Don’t get too excited about the confession in the subject line, hatas. I mean that in the William Goldman quote sense, wherein he famously opined in Adventures in the Screen Trade that in the movie industry, nobody knows anything. They don’t know what will sell; they don’t know what’s actually any good; they don’t know anything. It’s a business of guesses and second-guesses.
There are many reasons I could never work in he movie industry—chief among them that spending only a week per year in the near proximity of these people and their overwhelming sense of importance and entitlement makes me want to saw off my head with a spoon. But I also could not pretend to know what’s actually going to work for a wide audience, because I’m so not that audience.
Last year, Little Miss Sunshine killed at Sundance. Killed. And I didn’t get it. I saw it again before it’s wide release, just to be sure, and I still didn’t get it. It proceeded to become a surprise hit. And just got an Oscar nomination for Best Picture. And that whole “getting it” thing? Still not so much happening for me.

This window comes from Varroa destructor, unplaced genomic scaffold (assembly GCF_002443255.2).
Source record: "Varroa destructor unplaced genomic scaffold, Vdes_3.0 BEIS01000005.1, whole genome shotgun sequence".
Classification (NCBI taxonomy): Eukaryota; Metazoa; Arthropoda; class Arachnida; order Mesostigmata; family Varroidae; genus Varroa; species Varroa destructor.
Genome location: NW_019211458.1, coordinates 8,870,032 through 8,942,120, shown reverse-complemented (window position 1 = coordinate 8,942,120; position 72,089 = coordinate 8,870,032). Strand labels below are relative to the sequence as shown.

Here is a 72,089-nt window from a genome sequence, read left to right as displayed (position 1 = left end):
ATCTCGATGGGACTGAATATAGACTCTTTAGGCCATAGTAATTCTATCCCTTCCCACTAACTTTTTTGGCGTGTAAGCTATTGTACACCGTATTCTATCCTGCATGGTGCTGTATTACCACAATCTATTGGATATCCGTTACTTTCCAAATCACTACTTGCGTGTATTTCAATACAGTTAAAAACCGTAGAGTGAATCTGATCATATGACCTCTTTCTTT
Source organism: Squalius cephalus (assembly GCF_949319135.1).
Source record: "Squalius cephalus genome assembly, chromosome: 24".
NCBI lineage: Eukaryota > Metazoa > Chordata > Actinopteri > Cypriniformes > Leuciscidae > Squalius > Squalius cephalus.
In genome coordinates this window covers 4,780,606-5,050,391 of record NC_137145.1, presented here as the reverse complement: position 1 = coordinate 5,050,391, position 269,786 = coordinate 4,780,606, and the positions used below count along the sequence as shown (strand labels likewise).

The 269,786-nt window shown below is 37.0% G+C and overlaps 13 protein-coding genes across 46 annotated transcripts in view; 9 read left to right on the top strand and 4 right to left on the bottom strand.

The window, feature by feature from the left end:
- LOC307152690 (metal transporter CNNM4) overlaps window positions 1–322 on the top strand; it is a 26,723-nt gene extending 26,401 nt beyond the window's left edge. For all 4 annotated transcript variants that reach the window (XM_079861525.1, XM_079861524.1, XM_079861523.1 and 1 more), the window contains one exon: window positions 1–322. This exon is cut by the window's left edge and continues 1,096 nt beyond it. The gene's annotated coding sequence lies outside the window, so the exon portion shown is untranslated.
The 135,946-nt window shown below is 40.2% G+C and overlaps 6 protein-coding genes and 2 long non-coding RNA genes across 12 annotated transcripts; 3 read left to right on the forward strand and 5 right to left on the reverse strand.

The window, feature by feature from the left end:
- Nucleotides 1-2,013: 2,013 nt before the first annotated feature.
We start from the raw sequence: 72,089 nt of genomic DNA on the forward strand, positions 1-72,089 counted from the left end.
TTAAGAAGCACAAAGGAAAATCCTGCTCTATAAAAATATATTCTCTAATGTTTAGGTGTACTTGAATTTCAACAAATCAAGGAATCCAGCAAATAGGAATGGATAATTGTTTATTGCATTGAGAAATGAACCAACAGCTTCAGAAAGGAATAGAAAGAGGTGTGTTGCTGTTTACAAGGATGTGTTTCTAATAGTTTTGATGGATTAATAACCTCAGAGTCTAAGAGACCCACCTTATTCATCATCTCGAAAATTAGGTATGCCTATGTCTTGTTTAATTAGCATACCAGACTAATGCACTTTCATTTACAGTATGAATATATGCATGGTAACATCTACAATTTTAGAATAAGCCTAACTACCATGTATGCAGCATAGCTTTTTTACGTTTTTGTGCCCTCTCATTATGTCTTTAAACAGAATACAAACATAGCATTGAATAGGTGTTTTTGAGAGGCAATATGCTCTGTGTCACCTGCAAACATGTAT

So when people at Sundance start talking about the big crowd-pleasers, I’m not a good judge of anything beyond my own head. An Australian film called Clubland—about the insecure son of a has-been cabaret comic—got a distribution deal yesterday, presumably because it was deemed “crowd pleasing.” After about an hour, this member of the crowd wasn’t particularly pleased, and opted not to stick around for the final 48 minutes. I wasn’t as actively annoyed as I was by Little Miss Sunshine, but for my money the Less Annoying Than Little Miss Sunshine Club isn’t particularly exclusive. Clubland simply plods along in ways that makes it feel like a hundred other films about people triumphing over their dysfunctional families (at least for the hour I saw; if it suddenly turns into a musical or a dark thriller, my apologies).
More in tune with my own crowd-pleaser sensibilities is Son of Rambow, a lively, engaging comedy from the Hammer & Tongs team (including Garth Jennings). In 1982 England, a young kid from a strict, popular culture-eschewing religious community has a creative epiphany after viewing his prep-school classmate’s pirated videotape of First Blood. The unobtrusive nostalgia elements were an easy sell for me—the brick-sized cell phones, Duran Duran on the radio—and the oddball sense of humor was right up my alley. Yet while it’s friendship story arc might not go anywhere particularly surprising, the individual elements delivered along the way—including a French exchange student whose exotic qualities make him an alpha dog--kept me consistently engaged. I laughed; I cried; I was in the crowd, and I was pleased. (Scott Renshaw)